C. Failure Modes and Effects Analysis (FMEA)
Failure Modes and Effects Analysis (FMEA) is a “systematic, proactive method for evaluating a process to identify where and how it might fail and to assess the relative impact of different failures, in order to identify the parts of the process that are most in need of change” (Institute for Healthcare Improvement [IHI], 2013, p. 1).    The goal of the Failure Modes and Effects Analysis is to increase the likelihood that the process improvement plan suggested would not fail.  The first step of a FMEA is to analyze the process by identifying the process flow. The FMEA in this scenario would be on the new hydromorphone monitoring process.  The second step of a Failure Modes and Effects Analysis is to evaluate each step of the hydromorphone monitoring process to see what could go wrong.  These are called “failure modes” (IHI, 2013, p. 1).  The failure modes in this scenario are the wrong dosage of hydromorphone and improper patient cardiac and pulse oxygenation monitoring while given hydromorphone.  For each of the failure modes, a ranking scale is used to determine the likelihood that harm will occur if anything went wrong (severity), the likelihood that what went wrong would occur (occurrence), and the likelihood that what went wrong was detected (detection).  The final step of a FMEA is to identify interventions to improve patient safety and to reduce to probability of a reoccurrence of Mr. B’s unfortunate death.
C1. Interventions
By changing the process of care, interventions are necessary to improve care in a similar situation as the Mr. B scenario.  One intervention would be to establish a clinical pharmacy program focusing on hydromorphone administration.  Another intervention would be to initiate a standard pain assessment and reassessment protocol.  The nursing and medical staff would be educated on how to manage pain in a patient like Mr. B with pain scores that never drops below five, despite increasing doses of hydromorphone.  Another intervention would be to have a standard hydromorphone order set with monitoring guidelines that emergency room doctors like Dr. T could use.  The testing of these interventions would occur for three months in the emergency room.  Medical records of emergency room patients that were given hydromorphone would be examined during the trial period.  Hopefully, the implementation of these interventions during the testing period would prevent the reoccurrence of Mr. B’s sentinel event.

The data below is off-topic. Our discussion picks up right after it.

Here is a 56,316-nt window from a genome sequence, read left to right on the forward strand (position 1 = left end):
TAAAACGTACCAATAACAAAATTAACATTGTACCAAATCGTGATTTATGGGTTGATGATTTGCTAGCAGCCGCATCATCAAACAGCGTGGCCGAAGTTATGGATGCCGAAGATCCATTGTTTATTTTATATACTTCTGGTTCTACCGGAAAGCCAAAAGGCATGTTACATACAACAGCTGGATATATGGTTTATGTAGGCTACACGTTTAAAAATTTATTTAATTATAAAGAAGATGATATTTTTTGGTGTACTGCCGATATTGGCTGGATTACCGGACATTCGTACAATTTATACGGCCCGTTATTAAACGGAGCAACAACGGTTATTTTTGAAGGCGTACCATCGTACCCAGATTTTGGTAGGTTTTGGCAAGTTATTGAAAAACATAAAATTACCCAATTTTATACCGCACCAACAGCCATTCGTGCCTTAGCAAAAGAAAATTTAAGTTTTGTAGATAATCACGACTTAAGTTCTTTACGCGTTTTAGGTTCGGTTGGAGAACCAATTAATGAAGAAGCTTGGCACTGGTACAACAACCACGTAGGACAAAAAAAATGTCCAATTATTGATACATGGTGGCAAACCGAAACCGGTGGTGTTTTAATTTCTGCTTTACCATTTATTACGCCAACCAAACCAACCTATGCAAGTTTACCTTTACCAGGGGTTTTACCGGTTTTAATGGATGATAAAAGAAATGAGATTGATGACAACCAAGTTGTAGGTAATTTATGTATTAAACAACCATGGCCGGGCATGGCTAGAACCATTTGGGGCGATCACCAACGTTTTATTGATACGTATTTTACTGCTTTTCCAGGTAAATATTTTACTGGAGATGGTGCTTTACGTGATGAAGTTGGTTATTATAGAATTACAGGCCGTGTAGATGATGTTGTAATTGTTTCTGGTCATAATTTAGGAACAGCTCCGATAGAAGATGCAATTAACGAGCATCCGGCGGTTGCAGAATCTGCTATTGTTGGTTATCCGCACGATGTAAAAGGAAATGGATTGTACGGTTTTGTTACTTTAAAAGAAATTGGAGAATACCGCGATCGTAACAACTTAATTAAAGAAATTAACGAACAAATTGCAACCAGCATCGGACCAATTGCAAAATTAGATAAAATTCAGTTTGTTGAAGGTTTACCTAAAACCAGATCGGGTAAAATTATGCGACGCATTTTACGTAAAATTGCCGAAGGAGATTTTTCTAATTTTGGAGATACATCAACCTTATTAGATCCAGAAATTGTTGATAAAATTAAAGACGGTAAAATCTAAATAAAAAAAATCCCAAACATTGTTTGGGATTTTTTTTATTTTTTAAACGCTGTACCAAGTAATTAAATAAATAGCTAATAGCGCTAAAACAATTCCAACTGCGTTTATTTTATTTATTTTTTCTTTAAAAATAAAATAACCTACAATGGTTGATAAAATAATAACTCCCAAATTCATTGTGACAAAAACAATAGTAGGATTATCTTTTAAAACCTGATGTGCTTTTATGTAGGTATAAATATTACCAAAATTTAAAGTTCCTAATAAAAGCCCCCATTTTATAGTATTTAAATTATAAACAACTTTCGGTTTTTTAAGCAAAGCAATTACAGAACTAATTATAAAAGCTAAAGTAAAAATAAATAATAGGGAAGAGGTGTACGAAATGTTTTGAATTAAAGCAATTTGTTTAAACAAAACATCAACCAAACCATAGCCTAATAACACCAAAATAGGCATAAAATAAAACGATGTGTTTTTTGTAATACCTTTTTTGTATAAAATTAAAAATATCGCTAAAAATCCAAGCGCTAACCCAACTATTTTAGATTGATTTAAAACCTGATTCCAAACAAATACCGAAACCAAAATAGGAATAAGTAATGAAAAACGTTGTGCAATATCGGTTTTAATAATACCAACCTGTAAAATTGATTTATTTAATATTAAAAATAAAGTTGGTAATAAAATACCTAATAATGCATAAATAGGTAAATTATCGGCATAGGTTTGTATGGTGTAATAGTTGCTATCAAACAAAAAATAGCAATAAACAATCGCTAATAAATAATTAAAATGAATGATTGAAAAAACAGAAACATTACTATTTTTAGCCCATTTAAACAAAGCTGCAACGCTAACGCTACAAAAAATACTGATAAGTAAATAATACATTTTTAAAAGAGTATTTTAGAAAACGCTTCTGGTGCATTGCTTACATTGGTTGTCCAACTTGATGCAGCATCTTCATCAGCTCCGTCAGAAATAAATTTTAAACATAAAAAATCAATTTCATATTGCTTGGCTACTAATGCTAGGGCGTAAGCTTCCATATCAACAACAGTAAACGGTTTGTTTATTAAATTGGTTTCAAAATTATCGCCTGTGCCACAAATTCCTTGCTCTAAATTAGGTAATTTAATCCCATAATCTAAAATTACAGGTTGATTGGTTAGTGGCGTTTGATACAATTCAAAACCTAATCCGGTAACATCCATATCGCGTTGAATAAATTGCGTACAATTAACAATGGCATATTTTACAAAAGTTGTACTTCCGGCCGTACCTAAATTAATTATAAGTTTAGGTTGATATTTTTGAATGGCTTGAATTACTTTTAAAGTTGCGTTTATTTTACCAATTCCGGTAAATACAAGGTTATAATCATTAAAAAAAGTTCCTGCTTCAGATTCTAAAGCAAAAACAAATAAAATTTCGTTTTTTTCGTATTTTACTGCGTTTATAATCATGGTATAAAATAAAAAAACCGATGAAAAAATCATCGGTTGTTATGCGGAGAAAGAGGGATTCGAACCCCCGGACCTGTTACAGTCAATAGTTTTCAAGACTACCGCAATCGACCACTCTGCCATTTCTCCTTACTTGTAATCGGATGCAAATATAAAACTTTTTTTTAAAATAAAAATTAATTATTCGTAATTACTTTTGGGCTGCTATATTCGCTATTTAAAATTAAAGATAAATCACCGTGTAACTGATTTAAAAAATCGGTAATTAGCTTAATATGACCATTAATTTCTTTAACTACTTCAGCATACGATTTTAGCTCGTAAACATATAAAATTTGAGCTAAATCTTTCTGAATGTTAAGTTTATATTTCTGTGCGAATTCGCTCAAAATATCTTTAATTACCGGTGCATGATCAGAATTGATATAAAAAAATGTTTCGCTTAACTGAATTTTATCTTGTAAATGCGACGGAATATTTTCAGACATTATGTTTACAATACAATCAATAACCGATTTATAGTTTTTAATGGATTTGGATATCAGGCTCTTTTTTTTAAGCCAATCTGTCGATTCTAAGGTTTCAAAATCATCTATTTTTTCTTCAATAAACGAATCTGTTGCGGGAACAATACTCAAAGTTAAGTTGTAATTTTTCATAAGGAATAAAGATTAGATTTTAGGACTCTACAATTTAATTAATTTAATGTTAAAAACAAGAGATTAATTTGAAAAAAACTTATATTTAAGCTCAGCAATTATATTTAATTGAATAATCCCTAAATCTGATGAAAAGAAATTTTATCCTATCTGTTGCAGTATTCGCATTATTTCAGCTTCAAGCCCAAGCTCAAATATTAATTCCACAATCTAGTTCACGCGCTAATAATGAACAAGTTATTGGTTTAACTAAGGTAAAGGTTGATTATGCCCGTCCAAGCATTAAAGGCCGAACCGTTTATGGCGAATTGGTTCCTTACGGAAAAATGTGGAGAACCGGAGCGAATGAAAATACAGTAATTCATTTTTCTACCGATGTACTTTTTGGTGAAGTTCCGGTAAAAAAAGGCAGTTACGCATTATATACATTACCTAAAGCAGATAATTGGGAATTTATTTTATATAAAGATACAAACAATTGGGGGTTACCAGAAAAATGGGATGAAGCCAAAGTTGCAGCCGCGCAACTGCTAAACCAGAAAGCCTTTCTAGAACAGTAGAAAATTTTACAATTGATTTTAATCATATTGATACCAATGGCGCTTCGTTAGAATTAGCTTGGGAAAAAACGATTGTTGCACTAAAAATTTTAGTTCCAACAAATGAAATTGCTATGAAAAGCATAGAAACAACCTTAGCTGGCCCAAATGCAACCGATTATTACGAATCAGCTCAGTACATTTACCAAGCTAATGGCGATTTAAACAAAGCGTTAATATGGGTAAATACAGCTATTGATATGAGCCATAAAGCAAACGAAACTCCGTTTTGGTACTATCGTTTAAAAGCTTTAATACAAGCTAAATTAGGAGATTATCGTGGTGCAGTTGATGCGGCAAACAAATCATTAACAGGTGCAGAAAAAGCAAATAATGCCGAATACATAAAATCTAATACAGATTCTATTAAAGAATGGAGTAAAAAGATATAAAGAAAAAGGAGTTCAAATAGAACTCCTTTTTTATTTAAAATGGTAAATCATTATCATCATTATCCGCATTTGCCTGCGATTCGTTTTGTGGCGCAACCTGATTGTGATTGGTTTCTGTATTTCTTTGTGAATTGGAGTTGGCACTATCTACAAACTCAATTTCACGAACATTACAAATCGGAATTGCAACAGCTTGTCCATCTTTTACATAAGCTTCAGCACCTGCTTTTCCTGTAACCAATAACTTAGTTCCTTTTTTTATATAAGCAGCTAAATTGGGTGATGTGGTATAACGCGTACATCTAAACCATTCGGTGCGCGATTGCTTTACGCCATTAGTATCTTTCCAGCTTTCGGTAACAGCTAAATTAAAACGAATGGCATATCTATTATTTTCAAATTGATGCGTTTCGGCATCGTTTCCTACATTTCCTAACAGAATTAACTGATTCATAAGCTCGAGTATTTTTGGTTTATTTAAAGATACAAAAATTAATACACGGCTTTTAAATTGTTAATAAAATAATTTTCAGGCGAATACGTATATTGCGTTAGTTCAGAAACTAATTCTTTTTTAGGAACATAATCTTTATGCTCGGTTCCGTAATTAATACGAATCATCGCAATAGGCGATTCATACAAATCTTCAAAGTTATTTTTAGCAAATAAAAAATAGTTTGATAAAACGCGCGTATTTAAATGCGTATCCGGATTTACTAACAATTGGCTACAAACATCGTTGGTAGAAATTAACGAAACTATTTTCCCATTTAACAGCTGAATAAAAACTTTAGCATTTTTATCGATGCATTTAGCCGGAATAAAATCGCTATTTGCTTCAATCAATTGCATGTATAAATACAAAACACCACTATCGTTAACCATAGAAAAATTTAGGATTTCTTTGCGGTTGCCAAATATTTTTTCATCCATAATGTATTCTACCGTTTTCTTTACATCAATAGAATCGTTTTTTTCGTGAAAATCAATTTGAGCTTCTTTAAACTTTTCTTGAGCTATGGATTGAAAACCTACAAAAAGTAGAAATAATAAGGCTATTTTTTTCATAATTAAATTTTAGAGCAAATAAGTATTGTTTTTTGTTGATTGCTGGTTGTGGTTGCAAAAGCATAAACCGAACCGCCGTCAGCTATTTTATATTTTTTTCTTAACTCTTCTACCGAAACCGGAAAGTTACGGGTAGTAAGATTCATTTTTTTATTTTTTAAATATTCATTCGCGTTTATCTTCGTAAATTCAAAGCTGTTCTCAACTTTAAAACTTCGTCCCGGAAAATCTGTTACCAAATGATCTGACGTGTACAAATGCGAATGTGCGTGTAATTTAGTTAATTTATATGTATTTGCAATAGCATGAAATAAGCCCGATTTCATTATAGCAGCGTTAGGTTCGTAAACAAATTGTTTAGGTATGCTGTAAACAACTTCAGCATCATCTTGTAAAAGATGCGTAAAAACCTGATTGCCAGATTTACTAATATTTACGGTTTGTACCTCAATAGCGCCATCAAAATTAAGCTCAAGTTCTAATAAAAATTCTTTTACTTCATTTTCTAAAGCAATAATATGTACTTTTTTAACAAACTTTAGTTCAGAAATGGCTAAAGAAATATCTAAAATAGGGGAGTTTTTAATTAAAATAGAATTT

C2. Pre-Steps
There are pre-steps in preparation for the FMEA.  First, select a process, preferably not a complex process such as medication management, but a smaller subset of a complex process.  In this case, a process for hydromorphone monitoring.  Second, assemble a multidisciplinary team to outline in detail the new hydromorphone monitoring process.  The multidisciplinary team could also list anything that could wrong with the new process and the corresponding causes.
C3. Three Steps
There are three steps of the Failure Modes and Effects Analysis: severity, occurrence, and detection.  Severity is the likelihood that harm will occur if anything went wrong.  If the wrong hydromorphone dosage and the improper patient cardiac and pulse oxygenation monitoring occur, how likely are those failures will occur?  Occurrence is the likelihood that what went wrong would occur.  How likely are the wrong hydromorphone dosage and the improper patient cardiac and pulse oxygenation monitoring while given hydromorphone would occur?  Detection is the likelihood that what went wrong was detected.  If the wrong hydromorphone dosage and the improper patient cardiac and pulse oxygenation monitoring occur, how likely are those failures will be detected?  Evaluation of the three steps is the final piece of the FMEA.
D. Key Role of Nurses
There are key roles nurses would play in improving the quality of care in the Mr. B situation.  Provision 2 of the American Nurses Association Code of Ethics is another provision that impacts my nursing practice. The provision states “The nurse promotes, advocates for, and strives to protect the health, safety, and rights of the patient” (ANA, 2001, p. 1).  In order to avoid a reoccurrence of the Mr. B sentinel event, the emergency room nurses must be more vigilant of recognizing the early signs and symptoms of critical illnesses that could create sentinel events.  Nurses in the emergency room must also continuously monitor for ECG and respiratory changes that could potentially lead to sentinel events.
Conclusion
In conclusion, I investigated the causative factors leading to the sentinel event of Mr. B through a root cause analysis.  A Failure Modes and Effects Analysis created an improvement plan that decreases the likelihood of the Mr. B sentinel event from reoccurring was thoroughly examined.  Nurses would play key roles in improving the quality of care in the Mr. B situation.

Subject Medicine
Due By (Pacific Time) 06/03/2015 12:00 am